Preserving and Listening to Soundscapes

Closeup of a sound board

The BBC recently ran a podcast series called Forest 404. The podcast is set in a futuristic 24th Century, in a time after a massive data crash and in a era in which forests and much of the natural world no longer exist.

I initially started listening to Forest 404 because the protagonist is voiced by Pearl Mackie, who I loved in Doctor Who. The entire podcast is framed around archived soundscapes from the 21st century (know affectionately as the ‘Old World’ in the podcast).

The main character Pan is essentially a digital archivist who makes decisions about what sounds are worth keeping and which sounds get destroyed from the archive and the world’s memory.

The fact that this entire podcast intersects with climate, archiving, and science fiction make it worth listening to. For me, this podcast also made me think about broader archival efforts to document sounds and soundscapes.

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Learning from the Doctor

 The BBC series Doctor Who combines fantasy, science fiction, and history; all of which happen to be some of my favourite things.  I’m actually kind of surprised that it has taken me so long to address the show on this blog and to look at it from a public history perspective.

Doctor Who was originally conceived as an educational program for children. The idea was that the episodes set in the past were to teach kids about history, while the space episodes would provide bite-sized facts about science. This concept was reinforced by the Doctor’s first two companions being a history teacher and  a science teacher.

Today’s version of Doctor Who has an increasing fantasy and includes content that would be downright frightening to children– weeping angles anyone?  However, I still think that the program does contain some historical content that is of educational value.  The BBC has actually created some lesson plans based on Doctor Who episodes. These lesson plans typically focus on episodes where Doctor Who visits the past (eg. Victorian England, England during WWII, the era of Vincent Van Gogh, etc).  The historic setting is then used to spark conversations about the past.

A large number of Doctor Who episodes fall into the category of ‘alternate history.’  They contain a bit of historical context, but the details — eg. Winston Churchill is using Daleks to fight the Germans during the WWII blitz — aren’t completely accurate.   In this particular instance the setting of WWII and the actual portrayal of Winston Churchill are fairly accurate.  Most episodes where the Doctor visits the past are like this, they contain grains of truth amongst the fantasy.  Doctor Who provides an introduction to a historical era which may inspire viewers to dig into the past to learn about what actually happened.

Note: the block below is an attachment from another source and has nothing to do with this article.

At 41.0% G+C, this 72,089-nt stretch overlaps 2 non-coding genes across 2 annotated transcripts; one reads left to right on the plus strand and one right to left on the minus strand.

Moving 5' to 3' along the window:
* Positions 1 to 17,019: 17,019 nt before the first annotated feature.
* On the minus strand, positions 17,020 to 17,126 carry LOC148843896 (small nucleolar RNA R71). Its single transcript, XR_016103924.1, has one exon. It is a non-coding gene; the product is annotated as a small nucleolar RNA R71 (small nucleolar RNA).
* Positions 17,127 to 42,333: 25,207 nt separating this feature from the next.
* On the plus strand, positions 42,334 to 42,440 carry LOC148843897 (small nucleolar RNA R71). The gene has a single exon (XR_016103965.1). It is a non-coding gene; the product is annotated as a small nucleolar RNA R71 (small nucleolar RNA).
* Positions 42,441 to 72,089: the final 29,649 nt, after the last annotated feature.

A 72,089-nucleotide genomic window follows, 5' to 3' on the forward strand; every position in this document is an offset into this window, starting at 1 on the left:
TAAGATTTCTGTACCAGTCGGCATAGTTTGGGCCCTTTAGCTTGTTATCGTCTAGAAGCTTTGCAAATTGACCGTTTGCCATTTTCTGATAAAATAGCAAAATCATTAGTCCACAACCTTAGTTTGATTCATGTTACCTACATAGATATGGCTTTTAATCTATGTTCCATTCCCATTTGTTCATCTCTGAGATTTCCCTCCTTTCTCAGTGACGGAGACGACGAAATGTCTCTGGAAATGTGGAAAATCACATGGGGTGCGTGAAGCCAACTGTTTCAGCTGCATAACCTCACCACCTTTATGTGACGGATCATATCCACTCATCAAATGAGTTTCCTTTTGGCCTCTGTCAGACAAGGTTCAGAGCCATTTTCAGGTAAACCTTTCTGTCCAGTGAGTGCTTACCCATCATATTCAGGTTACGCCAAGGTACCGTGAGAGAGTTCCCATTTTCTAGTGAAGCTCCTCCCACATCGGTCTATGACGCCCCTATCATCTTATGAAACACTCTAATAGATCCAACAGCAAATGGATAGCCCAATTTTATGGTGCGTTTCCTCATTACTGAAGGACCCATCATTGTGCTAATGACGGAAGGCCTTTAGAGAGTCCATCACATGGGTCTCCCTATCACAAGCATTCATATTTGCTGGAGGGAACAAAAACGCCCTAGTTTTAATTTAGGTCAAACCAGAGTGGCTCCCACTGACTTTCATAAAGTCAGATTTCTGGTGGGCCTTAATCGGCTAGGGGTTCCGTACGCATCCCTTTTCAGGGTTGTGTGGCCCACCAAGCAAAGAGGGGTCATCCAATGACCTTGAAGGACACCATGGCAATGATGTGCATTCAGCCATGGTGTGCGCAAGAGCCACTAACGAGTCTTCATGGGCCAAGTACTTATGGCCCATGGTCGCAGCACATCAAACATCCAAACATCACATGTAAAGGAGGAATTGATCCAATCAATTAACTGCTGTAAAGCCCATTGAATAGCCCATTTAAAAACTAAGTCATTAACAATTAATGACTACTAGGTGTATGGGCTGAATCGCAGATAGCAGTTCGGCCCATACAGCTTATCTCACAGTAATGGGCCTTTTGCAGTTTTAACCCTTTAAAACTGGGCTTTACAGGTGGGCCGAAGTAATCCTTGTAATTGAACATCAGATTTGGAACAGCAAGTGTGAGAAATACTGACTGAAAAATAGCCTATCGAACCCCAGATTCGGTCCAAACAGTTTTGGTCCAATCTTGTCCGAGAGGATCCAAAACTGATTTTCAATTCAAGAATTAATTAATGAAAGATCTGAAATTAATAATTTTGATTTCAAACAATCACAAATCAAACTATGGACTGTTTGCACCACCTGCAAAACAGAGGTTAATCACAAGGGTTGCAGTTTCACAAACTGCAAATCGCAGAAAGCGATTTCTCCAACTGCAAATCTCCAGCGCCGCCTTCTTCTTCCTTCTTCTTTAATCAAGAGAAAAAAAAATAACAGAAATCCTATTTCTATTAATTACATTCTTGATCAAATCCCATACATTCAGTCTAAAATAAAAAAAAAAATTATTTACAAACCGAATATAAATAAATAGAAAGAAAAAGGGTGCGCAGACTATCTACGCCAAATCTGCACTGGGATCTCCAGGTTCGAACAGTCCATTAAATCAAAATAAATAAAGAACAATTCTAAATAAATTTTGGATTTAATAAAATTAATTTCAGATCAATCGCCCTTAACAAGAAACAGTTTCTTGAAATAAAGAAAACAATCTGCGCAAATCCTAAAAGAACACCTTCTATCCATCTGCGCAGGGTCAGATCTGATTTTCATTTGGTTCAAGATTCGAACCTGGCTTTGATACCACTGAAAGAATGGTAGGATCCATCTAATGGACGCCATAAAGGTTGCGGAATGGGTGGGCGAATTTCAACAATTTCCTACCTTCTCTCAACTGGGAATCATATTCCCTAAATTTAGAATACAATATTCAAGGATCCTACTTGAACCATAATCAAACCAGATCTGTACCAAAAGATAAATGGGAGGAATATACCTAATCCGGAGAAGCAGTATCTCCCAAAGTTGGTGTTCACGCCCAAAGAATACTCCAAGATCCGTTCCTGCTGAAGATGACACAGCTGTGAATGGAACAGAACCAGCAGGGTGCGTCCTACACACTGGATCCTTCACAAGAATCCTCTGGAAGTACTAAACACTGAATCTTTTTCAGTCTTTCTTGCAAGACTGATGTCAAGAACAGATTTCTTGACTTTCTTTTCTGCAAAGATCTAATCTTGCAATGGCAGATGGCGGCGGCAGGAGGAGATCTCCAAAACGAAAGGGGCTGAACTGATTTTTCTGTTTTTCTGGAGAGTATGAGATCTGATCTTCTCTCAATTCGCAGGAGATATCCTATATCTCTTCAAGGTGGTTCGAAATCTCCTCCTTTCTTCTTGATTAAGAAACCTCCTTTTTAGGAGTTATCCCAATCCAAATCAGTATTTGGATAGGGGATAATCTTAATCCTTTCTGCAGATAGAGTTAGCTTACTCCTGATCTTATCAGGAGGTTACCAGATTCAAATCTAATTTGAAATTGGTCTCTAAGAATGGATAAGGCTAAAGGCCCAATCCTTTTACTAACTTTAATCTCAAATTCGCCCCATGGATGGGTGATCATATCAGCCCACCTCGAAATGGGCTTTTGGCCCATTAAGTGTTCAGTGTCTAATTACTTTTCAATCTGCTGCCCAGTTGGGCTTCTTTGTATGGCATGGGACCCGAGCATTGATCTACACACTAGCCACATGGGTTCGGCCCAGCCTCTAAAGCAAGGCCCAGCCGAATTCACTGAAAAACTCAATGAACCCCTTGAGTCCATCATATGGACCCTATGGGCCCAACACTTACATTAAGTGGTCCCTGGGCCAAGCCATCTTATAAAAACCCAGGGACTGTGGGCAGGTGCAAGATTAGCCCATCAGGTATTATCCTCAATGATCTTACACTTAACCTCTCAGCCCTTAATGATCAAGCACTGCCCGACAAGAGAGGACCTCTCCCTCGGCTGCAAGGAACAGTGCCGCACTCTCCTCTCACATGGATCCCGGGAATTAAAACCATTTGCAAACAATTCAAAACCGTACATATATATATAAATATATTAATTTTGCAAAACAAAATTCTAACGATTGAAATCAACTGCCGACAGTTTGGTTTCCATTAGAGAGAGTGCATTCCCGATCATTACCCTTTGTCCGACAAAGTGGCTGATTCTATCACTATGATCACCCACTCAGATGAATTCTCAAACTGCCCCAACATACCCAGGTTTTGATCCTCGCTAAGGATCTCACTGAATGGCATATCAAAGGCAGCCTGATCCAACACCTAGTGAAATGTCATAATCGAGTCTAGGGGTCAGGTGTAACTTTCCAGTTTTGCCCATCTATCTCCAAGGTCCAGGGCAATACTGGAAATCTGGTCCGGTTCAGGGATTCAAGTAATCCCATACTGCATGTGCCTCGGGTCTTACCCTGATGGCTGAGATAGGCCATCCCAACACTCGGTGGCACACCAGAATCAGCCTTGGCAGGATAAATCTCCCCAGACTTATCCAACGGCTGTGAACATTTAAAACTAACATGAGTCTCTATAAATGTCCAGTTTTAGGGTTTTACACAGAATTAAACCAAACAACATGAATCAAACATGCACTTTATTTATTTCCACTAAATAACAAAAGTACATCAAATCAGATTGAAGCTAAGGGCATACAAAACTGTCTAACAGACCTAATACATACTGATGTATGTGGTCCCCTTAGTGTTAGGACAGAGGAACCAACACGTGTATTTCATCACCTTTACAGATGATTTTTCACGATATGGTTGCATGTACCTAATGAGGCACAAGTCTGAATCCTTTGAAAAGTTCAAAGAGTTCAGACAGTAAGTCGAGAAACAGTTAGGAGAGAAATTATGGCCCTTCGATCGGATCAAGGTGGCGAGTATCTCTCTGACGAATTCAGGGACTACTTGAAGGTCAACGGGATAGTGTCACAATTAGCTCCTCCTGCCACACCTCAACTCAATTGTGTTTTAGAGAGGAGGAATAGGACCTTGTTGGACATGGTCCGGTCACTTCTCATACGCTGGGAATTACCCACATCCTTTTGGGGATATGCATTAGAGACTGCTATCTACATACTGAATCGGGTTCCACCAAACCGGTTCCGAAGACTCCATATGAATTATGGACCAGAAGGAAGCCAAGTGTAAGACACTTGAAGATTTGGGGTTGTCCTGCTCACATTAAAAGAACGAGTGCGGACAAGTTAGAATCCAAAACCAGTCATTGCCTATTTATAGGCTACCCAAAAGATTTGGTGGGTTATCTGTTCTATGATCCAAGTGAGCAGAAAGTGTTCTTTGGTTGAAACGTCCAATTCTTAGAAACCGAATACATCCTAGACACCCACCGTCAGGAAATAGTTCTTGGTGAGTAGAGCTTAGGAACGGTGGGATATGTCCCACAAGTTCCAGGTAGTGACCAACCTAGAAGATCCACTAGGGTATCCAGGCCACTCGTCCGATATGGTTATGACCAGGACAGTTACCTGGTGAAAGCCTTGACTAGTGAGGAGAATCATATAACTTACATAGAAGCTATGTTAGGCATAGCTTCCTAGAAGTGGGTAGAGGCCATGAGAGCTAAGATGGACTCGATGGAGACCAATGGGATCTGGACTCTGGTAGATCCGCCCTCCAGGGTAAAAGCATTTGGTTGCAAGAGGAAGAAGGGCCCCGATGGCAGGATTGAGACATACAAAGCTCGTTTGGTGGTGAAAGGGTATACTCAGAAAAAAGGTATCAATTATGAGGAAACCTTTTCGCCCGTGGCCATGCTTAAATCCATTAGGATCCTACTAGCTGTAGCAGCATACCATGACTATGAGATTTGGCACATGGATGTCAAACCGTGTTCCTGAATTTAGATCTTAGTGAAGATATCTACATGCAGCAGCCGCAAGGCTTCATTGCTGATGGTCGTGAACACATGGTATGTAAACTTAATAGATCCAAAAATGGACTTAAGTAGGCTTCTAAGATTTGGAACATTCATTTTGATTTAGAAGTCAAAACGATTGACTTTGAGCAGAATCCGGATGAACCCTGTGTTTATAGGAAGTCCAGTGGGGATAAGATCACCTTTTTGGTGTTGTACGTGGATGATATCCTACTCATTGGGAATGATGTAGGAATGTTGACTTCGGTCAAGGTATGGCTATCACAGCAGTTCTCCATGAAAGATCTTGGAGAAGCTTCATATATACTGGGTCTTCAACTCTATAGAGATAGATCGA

The Doctor Who of today is a far cry from children’s educational television.  However, there are gems of historical knowledge and context amongst the aliens, TARDIS, and sonic-screwdrivers.  And besides, who doesn’t want a TARDIS that would let them travel through time and space?

New Year Heritage Links

Lots of heritage and public history on goings this week.  Some of the stories that caught my attention:

  • In Our Time with Melvyn Bragg recently broadcasted five episodes dedicated to the development of written word and how the word has shaped our intellectual history.  The podcasts are well worth a listen and include detailed descriptions of a number of artifacts held by the British Library. 
  • The US National Archives and Records Administration (NARA) released the Citizen Archivist Dashboard project.  This digital initiative aims to use crowdsourcing to transcribe, tag, edit, and upload photographs to the NARA collection.  The crowdsouring exercises are framed as challenges as means of encouraging user participation, and are overall visually appealing and simple to follow. 
  • The year’s first #builtheritage twitter chat took place on Wednesday January 4th.  The transcript will be available online in the near future. 
  • The Thinking About Exhibits blog featured a great post on applications that focus on museum objects.